This movie kicks mountains of ass! From the opening scene, which depicts the ancient Japanese ritual suicide method known as harakiri or seppuku, Japanese provocateur Takashi Miike’s latest film is clearly not screwing around. The opening scene is a textbook case of the effectiveness of sound design in film: we are mercifully spared the visual details of the disgraced samurai slicing open his own belly with his sword, instead focusing on a long take of his agonized face with the hideous squelching sounds of the violent act filling the soundtrack, an effect that is arguably even worse than onscreen violence. I remember being surprised to hear that the latest film from Miike (Audition, Gozu) managed to get an R-rating, and the fifteen minutes cut from the original Japanese release for the international version probably accounts for this, but I have little doubt that this scene has been presented exactly as Miike intended. It is a brutal beginning to an extremely violent film, a scene that really lets the audience know what it is in for.

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Armadillo

Posted 22 Apr 2011 — by Ezra Stead
Category Film Reviews, Movies I Got

By Ezra Stead

Armadillo, Denmark, 2010

Directed by Janus Metz

Armadillo is a brutal, gripping look at war.

Danish director Janus Metz’s Armadillo has been criticized by some for its use of fiction film techniques in depicting the day-to-day lives of Danish soldiers stationed in Afghanistan; many of these detractors point to the very similar American film Restrepo (2010) as a model of documentary realism, seeming to indicate that the use of color correction and non-diegetic music in Armadillo makes it somehow less “real” than that film. Restrepo also had the advantage of an earlier U.S. release date and subsequent Oscar nomination for Best Documentary Feature, so Armadillo, which also features a small film crew embedded with a platoon of soldiers in Afghanistan, became somewhat overlooked. However, it is largely because of the film’s post-production techniques that, for me at least, it emerges as the more gripping of the two films.

While Restrepo‘s directors, Tim Hetherington and Sebastian Junger, certainly deserve at least equal commendation for their bravery in making the film (they spent a year with their platoon, while Metz’s film covers only half that), it is precisely Metz’s more narrative-driven approach that draws the viewer in and makes his film all the more haunting. A viewer’s enjoyment of both films hinges to a great degree on their ability to be entertained by relatively unadorned reality, as much of the time spent outside of patrols and combat situations is whiled away in sheer boredom, so Metz is wise to present this reality with the gorgeous cinematography audiences have come to expect from fiction films. Whereas Restrepo‘s more traditionally documentary-style approach makes the experience akin to watching the news, Armadillo paradoxically feels more real because it is presented in the way most audience members have grown accustomed to seeing war: through the dark but beautiful visions presented in films such as Francis Ford Coppola’s Apocalypse Now (1979) and Stanley Kubrick’s Full Metal Jacket (1987). Read More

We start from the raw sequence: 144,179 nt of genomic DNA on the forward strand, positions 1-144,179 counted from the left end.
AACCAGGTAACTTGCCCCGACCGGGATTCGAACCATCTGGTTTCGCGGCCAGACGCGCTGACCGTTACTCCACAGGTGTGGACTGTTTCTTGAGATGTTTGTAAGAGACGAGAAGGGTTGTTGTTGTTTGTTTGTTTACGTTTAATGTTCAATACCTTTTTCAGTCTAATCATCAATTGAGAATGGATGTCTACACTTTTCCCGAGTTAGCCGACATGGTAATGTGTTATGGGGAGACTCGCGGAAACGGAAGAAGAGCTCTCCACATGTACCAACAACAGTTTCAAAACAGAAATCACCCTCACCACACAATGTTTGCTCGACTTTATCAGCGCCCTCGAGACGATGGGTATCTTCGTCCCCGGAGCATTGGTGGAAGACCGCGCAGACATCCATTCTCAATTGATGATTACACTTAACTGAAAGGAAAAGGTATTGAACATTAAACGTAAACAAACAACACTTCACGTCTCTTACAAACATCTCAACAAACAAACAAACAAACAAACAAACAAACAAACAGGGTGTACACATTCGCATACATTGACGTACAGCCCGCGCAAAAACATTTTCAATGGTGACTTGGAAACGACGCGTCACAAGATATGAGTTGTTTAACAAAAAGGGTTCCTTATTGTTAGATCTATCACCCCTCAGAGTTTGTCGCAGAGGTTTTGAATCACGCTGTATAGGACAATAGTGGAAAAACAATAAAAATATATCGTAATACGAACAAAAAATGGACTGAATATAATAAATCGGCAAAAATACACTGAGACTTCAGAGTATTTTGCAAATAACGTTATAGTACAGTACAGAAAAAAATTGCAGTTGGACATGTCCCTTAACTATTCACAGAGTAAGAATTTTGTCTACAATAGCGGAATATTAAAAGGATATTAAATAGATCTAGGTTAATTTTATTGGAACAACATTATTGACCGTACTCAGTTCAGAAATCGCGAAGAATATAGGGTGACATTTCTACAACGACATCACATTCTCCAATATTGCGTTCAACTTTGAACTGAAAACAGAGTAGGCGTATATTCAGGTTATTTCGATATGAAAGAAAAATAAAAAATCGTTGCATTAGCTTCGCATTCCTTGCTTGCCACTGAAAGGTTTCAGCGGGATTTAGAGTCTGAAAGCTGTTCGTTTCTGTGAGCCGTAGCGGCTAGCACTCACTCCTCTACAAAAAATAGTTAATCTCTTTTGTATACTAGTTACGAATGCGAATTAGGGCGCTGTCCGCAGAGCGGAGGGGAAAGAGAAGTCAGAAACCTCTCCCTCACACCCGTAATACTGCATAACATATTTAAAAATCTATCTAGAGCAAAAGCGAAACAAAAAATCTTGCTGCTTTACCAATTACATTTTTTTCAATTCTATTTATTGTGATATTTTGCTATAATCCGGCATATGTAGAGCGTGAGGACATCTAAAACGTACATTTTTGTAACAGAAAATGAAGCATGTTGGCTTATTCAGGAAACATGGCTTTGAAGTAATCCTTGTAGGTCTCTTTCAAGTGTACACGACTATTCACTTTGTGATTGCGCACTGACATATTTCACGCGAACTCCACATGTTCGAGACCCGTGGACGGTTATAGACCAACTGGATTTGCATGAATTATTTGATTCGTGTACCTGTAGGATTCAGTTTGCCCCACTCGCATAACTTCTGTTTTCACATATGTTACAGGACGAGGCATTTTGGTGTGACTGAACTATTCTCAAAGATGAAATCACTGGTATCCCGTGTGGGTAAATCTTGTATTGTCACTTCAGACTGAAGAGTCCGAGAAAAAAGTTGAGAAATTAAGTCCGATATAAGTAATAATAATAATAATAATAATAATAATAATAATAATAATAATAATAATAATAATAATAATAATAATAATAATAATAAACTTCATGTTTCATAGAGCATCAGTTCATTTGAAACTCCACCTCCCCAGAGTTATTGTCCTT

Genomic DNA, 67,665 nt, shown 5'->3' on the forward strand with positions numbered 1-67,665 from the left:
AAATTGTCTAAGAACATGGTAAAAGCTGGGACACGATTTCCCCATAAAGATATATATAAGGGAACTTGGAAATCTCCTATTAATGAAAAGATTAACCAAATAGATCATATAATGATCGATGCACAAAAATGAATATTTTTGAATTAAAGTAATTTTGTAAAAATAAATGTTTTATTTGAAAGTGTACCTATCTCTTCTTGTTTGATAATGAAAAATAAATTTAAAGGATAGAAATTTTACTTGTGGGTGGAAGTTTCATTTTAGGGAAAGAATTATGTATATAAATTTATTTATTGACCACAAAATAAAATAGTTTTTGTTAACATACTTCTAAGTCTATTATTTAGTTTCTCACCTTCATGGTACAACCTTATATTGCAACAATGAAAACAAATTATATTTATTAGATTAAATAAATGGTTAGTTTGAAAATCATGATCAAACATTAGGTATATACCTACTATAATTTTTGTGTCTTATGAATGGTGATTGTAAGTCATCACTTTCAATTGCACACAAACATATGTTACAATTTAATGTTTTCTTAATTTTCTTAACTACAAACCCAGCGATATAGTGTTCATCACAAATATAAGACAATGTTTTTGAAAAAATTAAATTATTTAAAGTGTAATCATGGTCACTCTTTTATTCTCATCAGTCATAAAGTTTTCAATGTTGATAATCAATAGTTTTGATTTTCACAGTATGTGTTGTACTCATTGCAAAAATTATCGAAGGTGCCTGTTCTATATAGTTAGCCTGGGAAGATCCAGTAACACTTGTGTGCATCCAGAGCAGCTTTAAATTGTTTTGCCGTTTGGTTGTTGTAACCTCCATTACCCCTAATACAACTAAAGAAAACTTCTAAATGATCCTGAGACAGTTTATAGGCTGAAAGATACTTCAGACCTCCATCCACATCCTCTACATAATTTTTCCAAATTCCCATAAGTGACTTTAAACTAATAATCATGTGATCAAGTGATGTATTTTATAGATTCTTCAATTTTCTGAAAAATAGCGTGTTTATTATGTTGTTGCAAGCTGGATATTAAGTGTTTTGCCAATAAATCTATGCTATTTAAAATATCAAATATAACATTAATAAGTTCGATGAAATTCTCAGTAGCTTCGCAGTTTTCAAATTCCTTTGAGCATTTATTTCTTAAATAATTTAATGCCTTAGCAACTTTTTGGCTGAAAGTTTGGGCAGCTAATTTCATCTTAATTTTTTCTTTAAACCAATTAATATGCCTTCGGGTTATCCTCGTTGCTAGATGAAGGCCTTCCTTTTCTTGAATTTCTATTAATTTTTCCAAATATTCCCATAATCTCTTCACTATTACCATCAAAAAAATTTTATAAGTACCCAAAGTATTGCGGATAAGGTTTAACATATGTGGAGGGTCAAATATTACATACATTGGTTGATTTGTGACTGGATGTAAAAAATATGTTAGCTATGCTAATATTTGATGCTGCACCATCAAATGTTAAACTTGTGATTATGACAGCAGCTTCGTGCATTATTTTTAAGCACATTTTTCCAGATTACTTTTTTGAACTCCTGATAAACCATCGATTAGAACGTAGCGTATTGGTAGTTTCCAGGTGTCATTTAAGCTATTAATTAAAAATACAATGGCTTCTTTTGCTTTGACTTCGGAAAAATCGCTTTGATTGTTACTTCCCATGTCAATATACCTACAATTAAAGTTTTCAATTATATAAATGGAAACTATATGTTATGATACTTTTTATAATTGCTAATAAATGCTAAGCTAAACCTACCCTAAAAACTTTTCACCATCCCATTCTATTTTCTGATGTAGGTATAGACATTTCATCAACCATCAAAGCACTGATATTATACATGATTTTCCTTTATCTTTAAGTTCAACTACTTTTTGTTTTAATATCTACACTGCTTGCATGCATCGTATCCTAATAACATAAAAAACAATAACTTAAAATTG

Movie Geek Manifesto

Posted 08 Apr 2011 — by Ezra Stead
Category Essay

By Ezra Stead

Ezra Stead is really serious about filmed entertainment.

“My love of cinema supersedes all moral considerations.”

– Alfred Hitchcock

There are many different opinions on this, all of which would undoubtedly be geeky to discuss at length, but in my opinion, a geek is someone deeply obsessed with a particular field of knowledge, as opposed to, say, a nerd – who excels at all things scholastic and probably ends up owning a Fortune 500 company – or a dork – who most likely spills a drink all over a beautiful woman in his eagerness to buy it for her. Now, a nerd or a dork could also be a geek, but the terms are not interchangeable, nor are “dweeb,” “spazz,” “melvin,” “poindexter,” “four-eyes,” “putz,” or any other similar nomenclature. Read More